3. A governmental entity “may fulfill a record request” without charge and is encouraged to do so when it determines that: (1) The individual requesting the record is the subject of the record; or (2) The requester’s legal rights are directly implicated by the information in the record, and the requester is impecunious. Utah Code § 63G-2-203(4)(b) & (c).
4. Under GRAMA, the discretion for granting a fee waiver is essentially left to the governmental entity providing the record. The standard of review for the Committee is to determine whether Clearfield’s decision denying Mr. Bryner’s request for a fee waiver was an “unreasonable denial of a fee waiver.” See, Utah Code § 63G-2-203(6)(a).
5. After reviewing the arguments of the parties, the Committee finds that Clearfield’s decision denying Mr. Bryner’s request for a fee waiver was not an unreasonable denial. The total amount of the fee was $33.75, Mr. Bryner was not the subject of the records, Mr. Bryner’s legal rights were not directly implicated by the information in the records, and Mr. Bryner failed to demonstrate that he was impecunious. Additionally, the Committee finds that Clearfield was diligent in identifying all records responsive to Mr. Bryner’s records request.
THEREFORE, IT IS ORDERED THAT the appeal of Petitioner, Roger Bryner, is DENIED.
RIGHT TO APPEAL
A party to a proceeding before the Committee may seek judicial review in District Court of a Committee's Order by filing a petition for review of the Committee Order as provided in Utah Code § 63G-2-404. Utah Code § 63G-2-403(14). A petition for judicial review of a Committee Order "shall be filed no later than 30 days" after the date of the Committee Order. Utah Code § 63G-2-404(1)(a). The petition for judicial review must be a complaint which is governed by the Utah Rules of Civil Procedure, and include the Committee as a necessary party and contain the required information listed in Subsection -404(2). Utah Code § 63G-2-404(1) & (2). The court shall make its decision de novo, but shall allow introduction of evidence presented to the Committee, determine all questions of fact and law without a jury, and decide the issue at the earliest practical opportunity. Utah Code § 63G-2-404(6). In order to protect its rights on appeal, a party may wish to seek advice from an attorney.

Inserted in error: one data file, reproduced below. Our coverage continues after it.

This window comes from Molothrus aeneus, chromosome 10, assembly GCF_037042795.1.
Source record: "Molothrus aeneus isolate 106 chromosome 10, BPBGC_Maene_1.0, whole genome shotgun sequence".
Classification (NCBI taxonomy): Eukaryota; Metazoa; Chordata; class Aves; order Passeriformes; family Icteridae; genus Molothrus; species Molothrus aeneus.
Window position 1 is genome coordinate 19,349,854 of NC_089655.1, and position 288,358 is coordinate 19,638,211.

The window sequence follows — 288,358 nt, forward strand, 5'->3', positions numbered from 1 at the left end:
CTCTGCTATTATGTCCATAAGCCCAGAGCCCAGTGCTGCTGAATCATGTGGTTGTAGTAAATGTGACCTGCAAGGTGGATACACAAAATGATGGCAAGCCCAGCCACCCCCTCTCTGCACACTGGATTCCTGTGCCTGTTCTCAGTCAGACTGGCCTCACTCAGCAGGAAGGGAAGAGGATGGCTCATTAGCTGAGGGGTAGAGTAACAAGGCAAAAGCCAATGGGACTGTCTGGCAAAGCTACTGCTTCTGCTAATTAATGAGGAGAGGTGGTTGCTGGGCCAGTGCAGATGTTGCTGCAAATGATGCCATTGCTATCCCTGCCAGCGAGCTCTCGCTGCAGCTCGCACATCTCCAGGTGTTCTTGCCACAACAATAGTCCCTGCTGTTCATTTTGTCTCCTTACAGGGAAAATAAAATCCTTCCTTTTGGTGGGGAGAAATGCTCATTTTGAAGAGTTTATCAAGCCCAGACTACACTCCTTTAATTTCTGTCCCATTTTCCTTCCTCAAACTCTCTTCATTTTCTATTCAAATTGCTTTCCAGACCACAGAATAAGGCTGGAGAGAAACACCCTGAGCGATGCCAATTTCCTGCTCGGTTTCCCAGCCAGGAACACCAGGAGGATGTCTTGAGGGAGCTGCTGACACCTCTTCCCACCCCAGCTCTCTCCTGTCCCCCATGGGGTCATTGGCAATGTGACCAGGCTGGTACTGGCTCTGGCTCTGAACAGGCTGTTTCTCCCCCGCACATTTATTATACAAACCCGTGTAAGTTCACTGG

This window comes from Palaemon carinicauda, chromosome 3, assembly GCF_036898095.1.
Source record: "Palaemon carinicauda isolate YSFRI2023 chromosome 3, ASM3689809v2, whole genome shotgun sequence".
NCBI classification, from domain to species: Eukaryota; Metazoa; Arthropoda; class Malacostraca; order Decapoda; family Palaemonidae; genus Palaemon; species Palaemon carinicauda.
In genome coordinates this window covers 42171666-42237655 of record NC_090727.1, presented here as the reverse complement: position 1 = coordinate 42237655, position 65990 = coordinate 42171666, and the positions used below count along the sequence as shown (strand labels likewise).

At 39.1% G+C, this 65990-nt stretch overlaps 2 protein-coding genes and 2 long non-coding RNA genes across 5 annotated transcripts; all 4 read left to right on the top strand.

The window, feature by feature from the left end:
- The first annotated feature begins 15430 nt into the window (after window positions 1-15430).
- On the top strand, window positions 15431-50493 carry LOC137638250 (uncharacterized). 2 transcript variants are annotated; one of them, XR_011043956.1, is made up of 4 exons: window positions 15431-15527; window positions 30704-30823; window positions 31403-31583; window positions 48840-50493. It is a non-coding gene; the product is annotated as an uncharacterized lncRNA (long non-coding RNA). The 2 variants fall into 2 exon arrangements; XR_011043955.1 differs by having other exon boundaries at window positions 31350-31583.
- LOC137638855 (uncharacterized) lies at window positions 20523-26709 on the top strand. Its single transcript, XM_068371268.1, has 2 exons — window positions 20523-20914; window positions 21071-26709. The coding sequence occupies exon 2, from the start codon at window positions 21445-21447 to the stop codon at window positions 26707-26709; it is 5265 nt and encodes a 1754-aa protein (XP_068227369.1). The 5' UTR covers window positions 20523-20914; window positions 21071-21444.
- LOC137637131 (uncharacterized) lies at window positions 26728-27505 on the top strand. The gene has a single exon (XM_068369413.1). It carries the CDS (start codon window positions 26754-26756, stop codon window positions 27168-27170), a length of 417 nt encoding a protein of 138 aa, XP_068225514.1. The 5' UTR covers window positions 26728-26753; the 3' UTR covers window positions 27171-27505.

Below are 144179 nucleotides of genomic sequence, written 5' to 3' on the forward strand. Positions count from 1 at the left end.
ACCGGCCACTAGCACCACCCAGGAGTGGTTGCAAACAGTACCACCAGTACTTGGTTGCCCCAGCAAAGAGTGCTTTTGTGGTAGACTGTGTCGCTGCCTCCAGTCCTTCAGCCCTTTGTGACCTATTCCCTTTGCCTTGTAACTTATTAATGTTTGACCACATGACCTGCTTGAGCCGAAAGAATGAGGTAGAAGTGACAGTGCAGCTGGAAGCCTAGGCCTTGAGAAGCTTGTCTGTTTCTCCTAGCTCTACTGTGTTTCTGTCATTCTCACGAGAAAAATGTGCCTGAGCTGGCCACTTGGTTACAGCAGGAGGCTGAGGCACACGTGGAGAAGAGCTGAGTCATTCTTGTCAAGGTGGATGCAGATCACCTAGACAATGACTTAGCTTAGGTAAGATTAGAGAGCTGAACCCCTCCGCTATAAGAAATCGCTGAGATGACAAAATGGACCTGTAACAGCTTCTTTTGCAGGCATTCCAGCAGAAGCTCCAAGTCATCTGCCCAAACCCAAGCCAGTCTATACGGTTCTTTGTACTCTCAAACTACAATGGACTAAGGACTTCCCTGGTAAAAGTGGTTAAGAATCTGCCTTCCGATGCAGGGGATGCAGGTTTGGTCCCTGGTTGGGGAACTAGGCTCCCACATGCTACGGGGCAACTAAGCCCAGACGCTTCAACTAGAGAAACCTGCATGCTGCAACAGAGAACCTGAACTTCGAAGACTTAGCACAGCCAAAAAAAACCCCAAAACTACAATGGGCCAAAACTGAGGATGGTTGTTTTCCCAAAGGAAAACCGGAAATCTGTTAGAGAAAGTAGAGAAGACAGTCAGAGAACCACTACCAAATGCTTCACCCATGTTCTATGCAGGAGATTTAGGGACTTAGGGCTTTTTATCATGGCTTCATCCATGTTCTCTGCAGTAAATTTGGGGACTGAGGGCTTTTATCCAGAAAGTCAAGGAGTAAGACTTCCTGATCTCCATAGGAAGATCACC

Pursuant to Utah Code § 63G-2-403(15)(c), if the Committee orders the governmental entity to produce a record and no appeal is filed, the government entity herein shall comply with the order of the Committee and shall: (1) Produce the record; and (2) File a notice of compliance with the Committee. If the governmental entity ordered to produce a record fails to file a notice of compliance or a notice of intent to appeal, the Committee may do either or both of the following: (1) Impose a civil penalty of up to $500 for each day of continuing noncompliance; or (2) Send written notice of the entity's noncompliance to the Governor for executive branch entities, to the Legislative Management Committee for legislative branch entities, and to the Judicial Council for judicial branch agencies’ entities. Utah Code § 63G-2-403(15)(d)(i). In imposing a civil penalty, the Committee shall consider the gravity and circumstances of the violation, including whether the failure to comply was due to neglect or was willful or intentional. Utah Code § 63G-2-403(15)(d)(ii).
Entered this 20th day of October 2015.
BY THE STATE RECORDS COMMITTEE
PATRICIA SMITH-MANSFIELD, Chairperson
State Records Committee
Page Last Updated October 20, 2015 .